U.S. to press China to curb industrial output
The Obama administration plans to use annual talks with leaders in Beijing to push for cuts in excess Chinese industrial output, which has inundated foreign markets with discounted steel, aluminum and other products, Treasury Secretary Jacob J. Lew said in Beijing on Sunday ahead of the meeting.
The talks, known as the U.S.-China Strategic and Economic Dialogue, bring together senior American and Chinese officials every year to discuss a broad range of economic, foreign policy and security concerns. On the economic side of the talks, China’s exchange rate controls and intellectual property violations will be high on the American agenda, while North Korea and the South China Sea are expected to dominate the security talks.
But Mr. Lew said the economic track of the meeting in the Chinese capital this year would also take up China’s flood of exports of steel and other products, which have spilled into the international marketplace, provoking anger from producers, unions and politicians.
“Excess capacity is not just a domestic issue,” Mr. Lew told an audience of students and academics at Tsinghua University ahead of the start of the dialogue on Monday.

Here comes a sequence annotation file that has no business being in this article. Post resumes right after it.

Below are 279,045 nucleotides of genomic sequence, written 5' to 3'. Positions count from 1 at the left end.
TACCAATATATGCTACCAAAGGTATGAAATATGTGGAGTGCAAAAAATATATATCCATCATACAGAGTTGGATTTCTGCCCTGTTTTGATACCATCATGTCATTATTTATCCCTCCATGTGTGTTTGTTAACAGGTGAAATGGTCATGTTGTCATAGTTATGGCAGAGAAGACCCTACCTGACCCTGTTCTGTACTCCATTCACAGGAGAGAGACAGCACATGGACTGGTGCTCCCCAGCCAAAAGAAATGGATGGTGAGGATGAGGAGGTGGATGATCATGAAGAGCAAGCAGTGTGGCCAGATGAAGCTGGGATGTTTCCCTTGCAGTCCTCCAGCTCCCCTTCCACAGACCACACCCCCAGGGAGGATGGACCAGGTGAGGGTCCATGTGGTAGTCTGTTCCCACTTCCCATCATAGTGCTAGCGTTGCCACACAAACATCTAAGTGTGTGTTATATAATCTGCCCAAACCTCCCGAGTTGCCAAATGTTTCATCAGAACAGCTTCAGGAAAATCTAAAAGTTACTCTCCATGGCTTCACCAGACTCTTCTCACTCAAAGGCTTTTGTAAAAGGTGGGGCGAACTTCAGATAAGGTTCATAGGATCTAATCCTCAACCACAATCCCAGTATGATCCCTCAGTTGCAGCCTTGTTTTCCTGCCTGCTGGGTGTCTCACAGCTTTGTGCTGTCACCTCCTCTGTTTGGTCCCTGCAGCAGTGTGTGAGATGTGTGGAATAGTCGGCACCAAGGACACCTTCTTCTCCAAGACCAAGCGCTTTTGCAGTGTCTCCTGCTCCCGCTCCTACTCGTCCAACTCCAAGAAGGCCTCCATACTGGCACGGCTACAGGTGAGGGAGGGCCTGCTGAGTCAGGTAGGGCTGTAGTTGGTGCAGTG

“The question of excess capacity is one that really has an enormous effect on global markets for things like steel and aluminum,” he said. “We’re seeing distortions in global markets because of excess capacity.”
A senior Chinese official said last week that his side was prepared to discuss excess capacity but was vague about how China would respond.
“We do not shy away from problems,” the official, Zhu Guangyao, a vice minister of finance, told reporters at a briefing. “Anything can be discussed in the economic dialogue.”
Chinese leaders, including President Xi Jinping, have said they will cut back production at steel mills, coal mines and other plants, where capacity far exceeds domestic demand, especially as the economy slows and shifts away from smokestack industries. Mr. Xi has made that part of a program of shifting investment to more rewarding areas that he calls “supply-side structural reform.”
translation: stop dumping tonnes and tonnes of cheap products and materials into first world countries..
“China’s flood of exports of steel and other products, which have spilled into the international marketplace, provoking anger from producers, unions and politicians.”
setting up a patsy for the inevitable crash..